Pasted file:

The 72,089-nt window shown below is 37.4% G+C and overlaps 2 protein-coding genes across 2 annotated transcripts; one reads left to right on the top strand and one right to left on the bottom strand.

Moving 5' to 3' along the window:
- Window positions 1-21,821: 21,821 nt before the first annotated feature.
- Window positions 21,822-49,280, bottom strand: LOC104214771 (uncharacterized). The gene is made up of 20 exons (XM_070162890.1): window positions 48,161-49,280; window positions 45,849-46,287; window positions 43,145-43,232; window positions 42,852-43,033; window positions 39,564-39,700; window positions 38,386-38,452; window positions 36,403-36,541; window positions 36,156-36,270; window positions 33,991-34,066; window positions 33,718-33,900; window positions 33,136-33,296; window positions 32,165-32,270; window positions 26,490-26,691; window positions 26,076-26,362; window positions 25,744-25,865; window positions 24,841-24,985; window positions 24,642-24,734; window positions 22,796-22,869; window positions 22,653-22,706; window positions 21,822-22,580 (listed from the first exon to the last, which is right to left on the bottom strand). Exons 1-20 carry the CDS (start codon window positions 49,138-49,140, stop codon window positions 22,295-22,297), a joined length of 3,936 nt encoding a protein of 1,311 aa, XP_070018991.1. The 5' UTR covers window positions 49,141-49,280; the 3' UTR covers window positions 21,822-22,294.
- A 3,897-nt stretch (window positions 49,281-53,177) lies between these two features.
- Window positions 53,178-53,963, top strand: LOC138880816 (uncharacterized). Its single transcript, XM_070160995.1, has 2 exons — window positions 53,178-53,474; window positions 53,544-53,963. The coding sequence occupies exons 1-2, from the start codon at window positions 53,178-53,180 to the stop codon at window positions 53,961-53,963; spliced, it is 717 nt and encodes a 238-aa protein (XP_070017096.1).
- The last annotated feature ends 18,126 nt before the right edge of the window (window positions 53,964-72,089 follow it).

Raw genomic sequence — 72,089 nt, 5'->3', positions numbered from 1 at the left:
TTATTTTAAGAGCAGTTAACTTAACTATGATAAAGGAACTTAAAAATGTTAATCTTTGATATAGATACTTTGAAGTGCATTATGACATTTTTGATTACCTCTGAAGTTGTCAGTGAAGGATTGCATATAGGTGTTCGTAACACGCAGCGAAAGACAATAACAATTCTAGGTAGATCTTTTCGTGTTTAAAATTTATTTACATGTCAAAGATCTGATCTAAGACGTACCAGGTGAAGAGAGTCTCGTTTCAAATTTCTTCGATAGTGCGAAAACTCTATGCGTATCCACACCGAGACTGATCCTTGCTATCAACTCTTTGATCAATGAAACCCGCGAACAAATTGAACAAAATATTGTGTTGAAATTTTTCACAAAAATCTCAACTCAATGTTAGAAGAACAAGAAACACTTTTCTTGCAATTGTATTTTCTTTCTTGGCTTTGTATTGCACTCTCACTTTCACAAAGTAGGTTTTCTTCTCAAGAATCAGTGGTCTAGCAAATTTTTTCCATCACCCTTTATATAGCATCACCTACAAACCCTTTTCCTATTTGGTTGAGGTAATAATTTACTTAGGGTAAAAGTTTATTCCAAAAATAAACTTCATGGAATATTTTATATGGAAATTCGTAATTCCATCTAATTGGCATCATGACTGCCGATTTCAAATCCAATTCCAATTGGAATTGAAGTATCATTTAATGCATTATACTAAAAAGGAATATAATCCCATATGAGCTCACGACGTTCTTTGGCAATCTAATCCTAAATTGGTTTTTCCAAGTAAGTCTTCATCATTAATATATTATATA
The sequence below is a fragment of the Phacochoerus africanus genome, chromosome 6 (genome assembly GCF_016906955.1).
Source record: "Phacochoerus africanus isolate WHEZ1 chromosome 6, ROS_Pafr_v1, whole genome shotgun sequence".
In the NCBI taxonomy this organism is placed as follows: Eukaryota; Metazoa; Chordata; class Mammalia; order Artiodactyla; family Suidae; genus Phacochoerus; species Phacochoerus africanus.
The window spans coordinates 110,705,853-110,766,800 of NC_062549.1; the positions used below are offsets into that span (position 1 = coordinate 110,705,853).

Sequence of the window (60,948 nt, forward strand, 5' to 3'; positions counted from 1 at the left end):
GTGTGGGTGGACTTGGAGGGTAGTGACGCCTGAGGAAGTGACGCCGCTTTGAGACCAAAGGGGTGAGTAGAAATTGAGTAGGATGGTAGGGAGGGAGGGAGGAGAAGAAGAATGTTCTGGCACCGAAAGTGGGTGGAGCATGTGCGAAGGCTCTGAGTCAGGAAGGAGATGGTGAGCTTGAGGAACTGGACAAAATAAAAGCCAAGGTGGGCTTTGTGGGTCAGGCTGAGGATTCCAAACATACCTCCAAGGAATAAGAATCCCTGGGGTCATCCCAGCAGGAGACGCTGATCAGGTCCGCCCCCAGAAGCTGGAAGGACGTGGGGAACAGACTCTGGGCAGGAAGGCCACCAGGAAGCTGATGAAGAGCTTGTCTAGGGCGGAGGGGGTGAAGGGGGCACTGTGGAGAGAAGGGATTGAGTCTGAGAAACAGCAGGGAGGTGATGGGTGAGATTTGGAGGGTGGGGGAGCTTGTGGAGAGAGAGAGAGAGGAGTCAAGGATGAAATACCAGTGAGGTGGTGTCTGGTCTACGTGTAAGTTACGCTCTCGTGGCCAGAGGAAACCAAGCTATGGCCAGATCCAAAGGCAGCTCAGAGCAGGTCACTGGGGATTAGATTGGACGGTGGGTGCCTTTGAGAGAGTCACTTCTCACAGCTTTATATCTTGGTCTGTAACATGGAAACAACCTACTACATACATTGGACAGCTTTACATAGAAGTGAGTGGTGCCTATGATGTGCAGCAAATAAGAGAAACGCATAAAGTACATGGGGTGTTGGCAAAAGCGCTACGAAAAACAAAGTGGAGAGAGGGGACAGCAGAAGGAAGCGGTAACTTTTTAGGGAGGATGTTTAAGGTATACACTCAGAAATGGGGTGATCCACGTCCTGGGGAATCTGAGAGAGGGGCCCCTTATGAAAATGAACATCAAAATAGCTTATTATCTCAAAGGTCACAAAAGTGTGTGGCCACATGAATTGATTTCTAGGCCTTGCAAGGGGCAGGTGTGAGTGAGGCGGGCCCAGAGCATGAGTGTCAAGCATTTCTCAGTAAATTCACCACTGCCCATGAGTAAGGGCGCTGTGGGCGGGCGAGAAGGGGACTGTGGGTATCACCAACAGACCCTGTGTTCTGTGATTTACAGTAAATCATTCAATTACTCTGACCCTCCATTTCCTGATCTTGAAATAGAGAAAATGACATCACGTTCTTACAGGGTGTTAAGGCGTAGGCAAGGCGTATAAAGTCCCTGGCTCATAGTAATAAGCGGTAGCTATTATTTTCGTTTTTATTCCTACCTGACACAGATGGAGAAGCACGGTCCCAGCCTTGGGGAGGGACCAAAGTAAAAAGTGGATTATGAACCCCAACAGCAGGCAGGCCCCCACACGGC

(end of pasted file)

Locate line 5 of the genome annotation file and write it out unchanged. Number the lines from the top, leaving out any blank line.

- A 3,897-nt stretch (window positions 49,281-53,177) lies between these two features.